Dear HIFA colleagues,
In 2017, the HIFA Evidence-Informed Policy and Practice expert working group facilitated a major discussion on HIFA about Implementation Research, supported by WHO, TDR, and The Lancet. Soumyadeep Bhaumik presented the findings at the Global Evidence Summit in Cape Town, 13-16 September 2017. The key finding was: 'The proliferation of multiple terminologies based on epistemological and ontological variations are confusing for not only frontline health workers but also for those in academia.' Our Evidence-In http://www.hifa.org/sites/default/files/publications_pdf/HIFA_Case_Study...
This new paper sheds more light on this issue. It finds: 'There is a stark discrepancy between principles of IR and what has been published. Most IR studies have been conducted under conditions where the researchers have considerable influence over implementation and with extra resources, rather than in ‘real world’ conditions.'
Citation, abstract and a comment from me below.
CITATION: Alonge O, Rodriguez DC, Brandes N, et al How is implementation research applied to advance health in low-income and middle-income countries? BMJ Global Health 2019;4:e001257.
This paper examines the characteristics of implementation research (IR) efforts in low-income and middle-income countries (LMICs) by describing how key IR principles and concepts have been used in published health research in LMICs between 1998 and 2016, with focus on how to better apply these principles and concepts to support large-scale impact of health interventions in LMICs. There is a stark discrepancy between principles of IR and what has been published. Most IR studies have been conducted under conditions where the researchers have considerable influence over implementation and with extra resources, rather than in ‘real world’ conditions. IR researchers tend to focus on research questions that test a proof of concept, such as whether a new intervention is feasible or can improve implementation. They also tend to use traditional fixed research designs, yet the usual conditions for managing programmes demand continuous learning and change. More IR in LMICs should be conducted under usual management conditions, employ pragmatic research paradigm and address critical implementation issues such as scale-up and sustainability of evidence-informed interventions. This paper describes some positive examples that address these concerns and identifies how better reporting of IR studies in LMICs would include more complete descriptions of strategies, contexts, concepts, methods and outcomes of IR activities. This will help practitioners, policy-makers and other researchers to better learn how to implement large-scale change in their own settings.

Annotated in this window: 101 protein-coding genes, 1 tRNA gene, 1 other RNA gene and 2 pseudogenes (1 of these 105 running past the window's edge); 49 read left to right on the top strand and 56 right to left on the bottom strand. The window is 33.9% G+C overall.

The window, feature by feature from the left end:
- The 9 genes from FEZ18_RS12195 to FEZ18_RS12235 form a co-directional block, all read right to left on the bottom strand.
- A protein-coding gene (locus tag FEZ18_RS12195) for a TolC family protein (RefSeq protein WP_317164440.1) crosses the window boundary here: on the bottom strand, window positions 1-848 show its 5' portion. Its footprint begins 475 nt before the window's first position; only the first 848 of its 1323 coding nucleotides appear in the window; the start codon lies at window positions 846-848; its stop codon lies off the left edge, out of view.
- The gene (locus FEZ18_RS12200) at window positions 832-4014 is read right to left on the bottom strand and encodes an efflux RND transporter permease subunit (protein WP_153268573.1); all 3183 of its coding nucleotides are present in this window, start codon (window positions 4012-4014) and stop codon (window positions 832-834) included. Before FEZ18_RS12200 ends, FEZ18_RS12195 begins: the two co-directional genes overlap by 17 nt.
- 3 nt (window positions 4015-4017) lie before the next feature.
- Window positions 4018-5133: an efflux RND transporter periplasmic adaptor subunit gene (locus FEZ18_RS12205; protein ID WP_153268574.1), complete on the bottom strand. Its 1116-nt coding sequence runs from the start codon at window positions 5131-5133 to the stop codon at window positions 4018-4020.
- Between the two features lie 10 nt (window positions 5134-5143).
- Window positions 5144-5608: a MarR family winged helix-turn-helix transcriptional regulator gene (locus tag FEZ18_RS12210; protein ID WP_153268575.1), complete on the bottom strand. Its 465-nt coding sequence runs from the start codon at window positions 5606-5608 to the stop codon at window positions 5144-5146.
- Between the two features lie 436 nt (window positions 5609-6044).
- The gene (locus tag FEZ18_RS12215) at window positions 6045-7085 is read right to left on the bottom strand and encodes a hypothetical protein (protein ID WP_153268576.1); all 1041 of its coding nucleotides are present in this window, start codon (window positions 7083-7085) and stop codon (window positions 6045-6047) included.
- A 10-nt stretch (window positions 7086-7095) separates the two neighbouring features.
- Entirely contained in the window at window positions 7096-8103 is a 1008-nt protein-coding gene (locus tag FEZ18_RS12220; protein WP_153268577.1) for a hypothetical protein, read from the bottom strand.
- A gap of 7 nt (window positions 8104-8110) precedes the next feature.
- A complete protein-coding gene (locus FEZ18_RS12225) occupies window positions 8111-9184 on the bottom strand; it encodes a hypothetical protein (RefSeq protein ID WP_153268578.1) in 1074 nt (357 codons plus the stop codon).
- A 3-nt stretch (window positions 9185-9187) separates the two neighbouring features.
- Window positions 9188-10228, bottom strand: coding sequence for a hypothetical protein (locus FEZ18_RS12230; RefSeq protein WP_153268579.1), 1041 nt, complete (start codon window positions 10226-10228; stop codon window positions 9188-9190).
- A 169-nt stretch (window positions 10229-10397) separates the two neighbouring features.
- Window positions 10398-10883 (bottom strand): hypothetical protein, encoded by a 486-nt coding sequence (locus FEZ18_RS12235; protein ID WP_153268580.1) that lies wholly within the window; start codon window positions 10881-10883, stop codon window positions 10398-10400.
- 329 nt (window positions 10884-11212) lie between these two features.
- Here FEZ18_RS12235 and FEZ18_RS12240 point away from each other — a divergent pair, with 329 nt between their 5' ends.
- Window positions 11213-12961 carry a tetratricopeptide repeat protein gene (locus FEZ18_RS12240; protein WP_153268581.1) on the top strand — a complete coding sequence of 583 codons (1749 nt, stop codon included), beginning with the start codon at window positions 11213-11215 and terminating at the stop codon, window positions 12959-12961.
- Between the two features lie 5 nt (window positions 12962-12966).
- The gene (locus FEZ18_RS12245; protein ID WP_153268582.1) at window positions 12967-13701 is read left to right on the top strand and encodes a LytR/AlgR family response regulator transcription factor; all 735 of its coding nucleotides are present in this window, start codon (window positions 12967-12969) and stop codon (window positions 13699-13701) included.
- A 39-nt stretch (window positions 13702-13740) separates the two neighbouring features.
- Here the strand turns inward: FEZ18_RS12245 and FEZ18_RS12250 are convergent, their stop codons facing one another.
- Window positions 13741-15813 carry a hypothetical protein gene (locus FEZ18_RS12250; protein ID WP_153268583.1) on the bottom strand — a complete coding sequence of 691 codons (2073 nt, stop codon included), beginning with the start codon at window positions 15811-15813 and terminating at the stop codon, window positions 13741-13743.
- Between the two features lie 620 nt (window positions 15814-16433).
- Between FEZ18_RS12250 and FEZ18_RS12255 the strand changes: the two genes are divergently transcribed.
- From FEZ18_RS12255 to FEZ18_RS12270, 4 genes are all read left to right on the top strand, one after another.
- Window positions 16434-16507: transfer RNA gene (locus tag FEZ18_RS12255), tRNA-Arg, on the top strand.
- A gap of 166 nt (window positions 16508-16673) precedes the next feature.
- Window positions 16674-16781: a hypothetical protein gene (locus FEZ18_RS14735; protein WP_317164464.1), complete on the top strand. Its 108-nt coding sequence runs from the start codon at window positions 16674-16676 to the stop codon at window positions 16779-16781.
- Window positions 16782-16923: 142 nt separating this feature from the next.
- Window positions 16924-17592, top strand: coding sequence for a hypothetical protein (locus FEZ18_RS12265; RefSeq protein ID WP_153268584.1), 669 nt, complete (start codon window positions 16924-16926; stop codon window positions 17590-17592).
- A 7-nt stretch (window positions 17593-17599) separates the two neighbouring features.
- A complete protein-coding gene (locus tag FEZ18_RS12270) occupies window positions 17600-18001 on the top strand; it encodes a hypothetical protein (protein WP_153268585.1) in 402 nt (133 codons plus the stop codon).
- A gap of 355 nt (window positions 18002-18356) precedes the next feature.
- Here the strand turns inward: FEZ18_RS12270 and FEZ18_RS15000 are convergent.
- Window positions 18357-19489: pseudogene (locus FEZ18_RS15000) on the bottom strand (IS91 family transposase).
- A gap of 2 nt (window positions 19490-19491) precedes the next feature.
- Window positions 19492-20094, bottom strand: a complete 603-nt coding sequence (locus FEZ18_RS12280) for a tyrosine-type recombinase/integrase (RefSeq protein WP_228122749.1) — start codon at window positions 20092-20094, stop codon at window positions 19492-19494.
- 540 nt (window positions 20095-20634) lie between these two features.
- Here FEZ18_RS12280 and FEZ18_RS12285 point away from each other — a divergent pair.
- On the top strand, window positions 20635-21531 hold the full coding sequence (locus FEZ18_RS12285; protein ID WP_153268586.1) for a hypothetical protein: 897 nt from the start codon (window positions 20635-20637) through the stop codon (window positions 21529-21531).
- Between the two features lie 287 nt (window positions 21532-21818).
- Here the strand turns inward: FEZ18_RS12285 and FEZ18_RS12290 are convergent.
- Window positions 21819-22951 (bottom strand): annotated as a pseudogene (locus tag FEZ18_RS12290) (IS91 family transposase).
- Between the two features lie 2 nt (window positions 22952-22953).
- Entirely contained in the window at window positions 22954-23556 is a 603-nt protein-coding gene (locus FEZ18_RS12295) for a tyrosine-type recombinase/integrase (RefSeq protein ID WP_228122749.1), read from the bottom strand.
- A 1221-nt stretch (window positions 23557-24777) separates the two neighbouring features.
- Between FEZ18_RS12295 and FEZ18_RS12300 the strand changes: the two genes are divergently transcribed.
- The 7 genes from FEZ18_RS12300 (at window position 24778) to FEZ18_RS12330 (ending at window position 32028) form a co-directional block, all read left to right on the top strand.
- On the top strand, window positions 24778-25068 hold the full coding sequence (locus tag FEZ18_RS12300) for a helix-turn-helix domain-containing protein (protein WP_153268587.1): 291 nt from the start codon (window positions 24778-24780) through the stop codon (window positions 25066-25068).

Comment (NPW): The implication is that even those who identify themselves as implementation researchers are diverse (confused?) in their approaches to implementation research. This raises questions about the credibility of the implementation research community at large. All of us recognise the importance of implentation research, but we need to move beyond the current confusion.
I do not have the expertise to comment comprehensively on the paper, but it seems to me there is also a discrepancy between the title of the paper (how is IR applied? ie how are the findings of IR translated into policy?) and its content (how is IR undertaken?).
I look forward to learn from HIFA members (IR researchers and others) on this issue.
Best wishes, Neil
Coordinator, HIFA Project on Evidence-Informed Policy and Practice
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